The question is what to do about it. The answer has to be, in part, jobs that pay well and allow people to live dignified, upwardly mobile or at least stable lives. And for proponents of unrestricted capital mobility and extreme globalization, they simply have no answer on how to do this. We as a nation are reaping the results of their indifference.

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  1. Funkhauser says:

    Hmm… maybe we should build more casinos to attract tourists, then all the former Carrier employees can get jobs as dealers and waitresses.

    And then instead of fleeing that town, politicians can sit back and grow fat off kickbacks and slush funds.

    On a serious note, good post.

  2. Can’t we just demonize the entire white working class so we can keep our upper-middle-class consciences clear as they’re liquidated?

    • N__B says:

      I swear I first read that as “Can’t we just liquidate the entire white working class…”

      • That’s already happening on its on.

        The question is, can we come up with a enough excuses to debate about whether they’ve got it coming to paralyze ourselves long enough for the project to be brought to completion.

        • N__B says:

          Of course we can. Fortunately, the number of people here who want to seems small. Unfortauenyl,m the number of people in general who want to seems to be big.

          Besides, the one Eastwoodism I quote is applicable here: We’ve all got it coming.

        • libarbarian says:

          I’d say the question is “can we come up with a enough excuses for why they are in such a hateful rage to paralyze ourselves long enough for their project to be brought to completion?”

          When a wild beast gets loose, first you stop it from wrecking shit and then you focus on who made it and how you keep it from happening again.

          • Right, liberbarian, because no one here can manage to speak out against Trumpism.

            joefromlowell.wordpress.com

            We’re all just paralyzed, unless we’re demonizing the entire working class.

            Animals. Nice. No one has ever used collective guilt or imagery of dangerous animals against a class of people they want to target.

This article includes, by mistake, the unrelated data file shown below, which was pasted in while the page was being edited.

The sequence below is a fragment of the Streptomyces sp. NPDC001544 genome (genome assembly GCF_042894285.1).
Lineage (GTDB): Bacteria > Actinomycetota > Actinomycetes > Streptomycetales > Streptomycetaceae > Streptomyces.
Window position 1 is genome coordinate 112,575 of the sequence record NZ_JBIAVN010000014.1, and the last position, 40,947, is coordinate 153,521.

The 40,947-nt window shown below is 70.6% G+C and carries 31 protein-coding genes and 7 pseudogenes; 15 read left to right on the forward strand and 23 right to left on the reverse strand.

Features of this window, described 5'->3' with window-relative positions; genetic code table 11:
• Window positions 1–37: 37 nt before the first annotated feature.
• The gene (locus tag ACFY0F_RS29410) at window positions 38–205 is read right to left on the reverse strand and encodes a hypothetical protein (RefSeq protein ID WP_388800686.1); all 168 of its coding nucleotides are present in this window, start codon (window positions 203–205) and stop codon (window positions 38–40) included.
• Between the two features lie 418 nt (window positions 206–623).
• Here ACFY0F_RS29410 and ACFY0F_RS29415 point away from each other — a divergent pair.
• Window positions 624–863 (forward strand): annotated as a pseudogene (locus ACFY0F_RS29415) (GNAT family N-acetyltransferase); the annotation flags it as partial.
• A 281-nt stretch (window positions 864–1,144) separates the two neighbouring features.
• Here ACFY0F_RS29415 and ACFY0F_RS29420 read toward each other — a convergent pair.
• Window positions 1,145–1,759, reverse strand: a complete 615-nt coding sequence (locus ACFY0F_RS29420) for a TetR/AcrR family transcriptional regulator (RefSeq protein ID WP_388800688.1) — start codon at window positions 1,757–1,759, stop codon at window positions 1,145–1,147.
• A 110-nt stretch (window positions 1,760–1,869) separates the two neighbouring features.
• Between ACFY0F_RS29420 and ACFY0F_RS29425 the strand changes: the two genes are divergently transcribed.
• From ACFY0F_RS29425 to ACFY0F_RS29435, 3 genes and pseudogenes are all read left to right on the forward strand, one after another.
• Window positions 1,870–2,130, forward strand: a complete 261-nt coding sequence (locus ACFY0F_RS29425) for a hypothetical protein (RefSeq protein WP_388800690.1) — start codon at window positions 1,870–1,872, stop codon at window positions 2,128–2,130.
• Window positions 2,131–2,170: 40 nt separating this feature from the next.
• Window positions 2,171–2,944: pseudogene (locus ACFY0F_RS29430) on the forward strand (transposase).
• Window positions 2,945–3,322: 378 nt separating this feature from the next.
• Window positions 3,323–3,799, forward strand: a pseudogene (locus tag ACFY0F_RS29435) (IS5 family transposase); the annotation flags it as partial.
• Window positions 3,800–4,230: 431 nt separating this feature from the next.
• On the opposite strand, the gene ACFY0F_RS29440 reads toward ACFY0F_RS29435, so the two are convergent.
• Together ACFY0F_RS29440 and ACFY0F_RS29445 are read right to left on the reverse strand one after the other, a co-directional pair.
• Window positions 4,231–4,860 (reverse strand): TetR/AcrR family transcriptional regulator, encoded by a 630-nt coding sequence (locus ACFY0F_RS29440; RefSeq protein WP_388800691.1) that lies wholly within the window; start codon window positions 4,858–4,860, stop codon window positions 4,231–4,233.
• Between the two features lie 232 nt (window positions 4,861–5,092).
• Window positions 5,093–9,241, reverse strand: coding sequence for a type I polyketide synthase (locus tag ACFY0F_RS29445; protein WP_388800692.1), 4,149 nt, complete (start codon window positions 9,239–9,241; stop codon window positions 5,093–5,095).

• Has it ever occurred to you how much you sound like people who Don’t Want To Hear It about the sources of Islamism, and want to indiscriminately put That “dangerous animal” down first?

            • Roberta says:

              Social justice is only for noble victims, apparently. Victims who react in the all-too-human way of finding people lower down the totem pole to kick can just go to hell.

              • I remember seeing any number of instances, when I hung out on the Reason blog, of libertarians throwing high levels of anti-immigrant sentiment among Africn-Americans is my face when discussing issues of economic need within American inner cities. It never once occurred to me to treat that seriously as a reason not to worry about the problem.

      • John Revolta says:

        We can hire half the working class to kill the other half!

        • Colin Day says:

          Jay Gould should have studied the Peasants’ War. One noble wanted to kill all of the peasants, but another replied that in such a case, who would do the work?

  3. Shakezula says:

    Walter Russel Mead has a solution:

    Change the zoning laws.

  4. Derelict says:

    But no one ever thought hard enough about what this would look like when all the manufacturing jobs were gone.

    Maybe he didn’t think it through in a serious enough way to satisfy the intellectuals, but Ross Perot certainly predicted the future ably enough. The jobs most definitely did leave, and an employment vacuum has been left behind.

    As for what to do about it? In the short term, we could do a whole lot worse than hiring hundreds of thousands of people to fix our infrastructure. That, at least, would constitute an investment in America while lifting many out of poverty, and maybe giving us some political room and time to think about a real long-term solution.

    • Lester Freamon's Tweedy Impertinence says:

      I’ve thought for a long time that what we need is to bring back the CCC and the WPA. In fact, I really wish the stimulus had been mostly that.

      It seems like something that even wingers should be on board with (the poor ones, not the elites).
      What am I missing?
      ETA-besides racism. Which is probably, definitely it. The irrationality of human beings makes me despair sometimes.

      • JonH says:

        Wingers would demonize it as a union ploy. “You get people into a new CCC or WPA, and they’ll be roped into a union, then we’ll never get rid of ’em!”

      • We can’t afford it what with the money earmarked for RE-building the military (it’s only equal to the rest of the world combined, it should be greater than that) and more tax cuts for the wealthy.*

        *we even have to make Mexico pay for our motherfucking useless boondoggle of a wall on the border.

      • Phil Perspective says:

        It seems like something that even wingers should be on board with (the poor ones, not the elites). What am I missing?